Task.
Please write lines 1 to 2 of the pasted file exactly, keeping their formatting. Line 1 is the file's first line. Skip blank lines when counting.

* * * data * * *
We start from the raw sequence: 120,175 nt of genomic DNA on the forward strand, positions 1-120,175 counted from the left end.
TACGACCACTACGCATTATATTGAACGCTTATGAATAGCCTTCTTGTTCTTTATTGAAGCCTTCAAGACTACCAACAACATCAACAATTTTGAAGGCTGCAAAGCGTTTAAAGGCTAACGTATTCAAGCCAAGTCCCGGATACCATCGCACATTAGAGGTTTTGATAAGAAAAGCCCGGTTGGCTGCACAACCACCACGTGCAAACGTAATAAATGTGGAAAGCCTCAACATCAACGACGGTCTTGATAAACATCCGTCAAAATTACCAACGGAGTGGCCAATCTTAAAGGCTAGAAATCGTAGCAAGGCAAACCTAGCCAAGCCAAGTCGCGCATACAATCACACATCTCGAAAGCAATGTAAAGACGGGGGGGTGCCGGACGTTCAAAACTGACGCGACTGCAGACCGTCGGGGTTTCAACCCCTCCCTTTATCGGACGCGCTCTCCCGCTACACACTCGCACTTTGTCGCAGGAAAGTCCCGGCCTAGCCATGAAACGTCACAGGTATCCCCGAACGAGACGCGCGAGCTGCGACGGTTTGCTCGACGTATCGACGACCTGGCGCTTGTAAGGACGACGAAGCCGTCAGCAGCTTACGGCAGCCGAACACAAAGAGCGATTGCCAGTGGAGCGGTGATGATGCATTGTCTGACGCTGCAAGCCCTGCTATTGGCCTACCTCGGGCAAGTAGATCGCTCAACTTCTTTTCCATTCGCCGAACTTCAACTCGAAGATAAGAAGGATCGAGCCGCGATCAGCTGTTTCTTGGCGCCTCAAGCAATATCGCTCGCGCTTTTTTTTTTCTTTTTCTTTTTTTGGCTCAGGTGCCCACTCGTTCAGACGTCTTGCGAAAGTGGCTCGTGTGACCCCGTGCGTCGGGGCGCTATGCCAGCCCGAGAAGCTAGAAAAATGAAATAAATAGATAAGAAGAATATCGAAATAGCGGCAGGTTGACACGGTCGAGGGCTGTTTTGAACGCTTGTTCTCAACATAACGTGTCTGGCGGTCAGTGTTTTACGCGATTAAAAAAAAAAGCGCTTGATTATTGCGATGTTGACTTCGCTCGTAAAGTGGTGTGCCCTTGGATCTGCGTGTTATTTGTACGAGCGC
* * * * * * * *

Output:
We start from the raw sequence: 120,175 nt of genomic DNA on the forward strand, positions 1-120,175 counted from the left end.
TACGACCACTACGCATTATATTGAACGCTTATGAATAGCCTTCTTGTTCTTTATTGAAGCCTTCAAGACTACCAACAACATCAACAATTTTGAAGGCTGCAAAGCGTTTAAAGGCTAACGTATTCAAGCCAAGTCCCGGATACCATCGCACATTAGAGGTTTTGATAAGAAAAGCCCGGTTGGCTGCACAACCACCACGTGCAAACGTAATAAATGTGGAAAGCCTCAACATCAACGACGGTCTTGATAAACATCCGTCAAAATTACCAACGGAGTGGCCAATCTTAAAGGCTAGAAATCGTAGCAAGGCAAACCTAGCCAAGCCAAGTCGCGCATACAATCACACATCTCGAAAGCAATGTAAAGACGGGGGGGTGCCGGACGTTCAAAACTGACGCGACTGCAGACCGTCGGGGTTTCAACCCCTCCCTTTATCGGACGCGCTCTCCCGCTACACACTCGCACTTTGTCGCAGGAAAGTCCCGGCCTAGCCATGAAACGTCACAGGTATCCCCGAACGAGACGCGCGAGCTGCGACGGTTTGCTCGACGTATCGACGACCTGGCGCTTGTAAGGACGACGAAGCCGTCAGCAGCTTACGGCAGCCGAACACAAAGAGCGATTGCCAGTGGAGCGGTGATGATGCATTGTCTGACGCTGCAAGCCCTGCTATTGGCCTACCTCGGGCAAGTAGATCGCTCAACTTCTTTTCCATTCGCCGAACTTCAACTCGAAGATAAGAAGGATCGAGCCGCGATCAGCTGTTTCTTGGCGCCTCAAGCAATATCGCTCGCGCTTTTTTTTTTCTTTTTCTTTTTTTGGCTCAGGTGCCCACTCGTTCAGACGTCTTGCGAAAGTGGCTCGTGTGACCCCGTGCGTCGGGGCGCTATGCCAGCCCGAGAAGCTAGAAAAATGAAATAAATAGATAAGAAGAATATCGAAATAGCGGCAGGTTGACACGGTCGAGGGCTGTTTTGAACGCTTGTTCTCAACATAACGTGTCTGGCGGTCAGTGTTTTACGCGATTAAAAAAAAAAGCGCTTGATTATTGCGATGTTGACTTCGCTCGTAAAGTGGTGTGCCCTTGGATCTGCGTGTTATTTGTACGAGCGC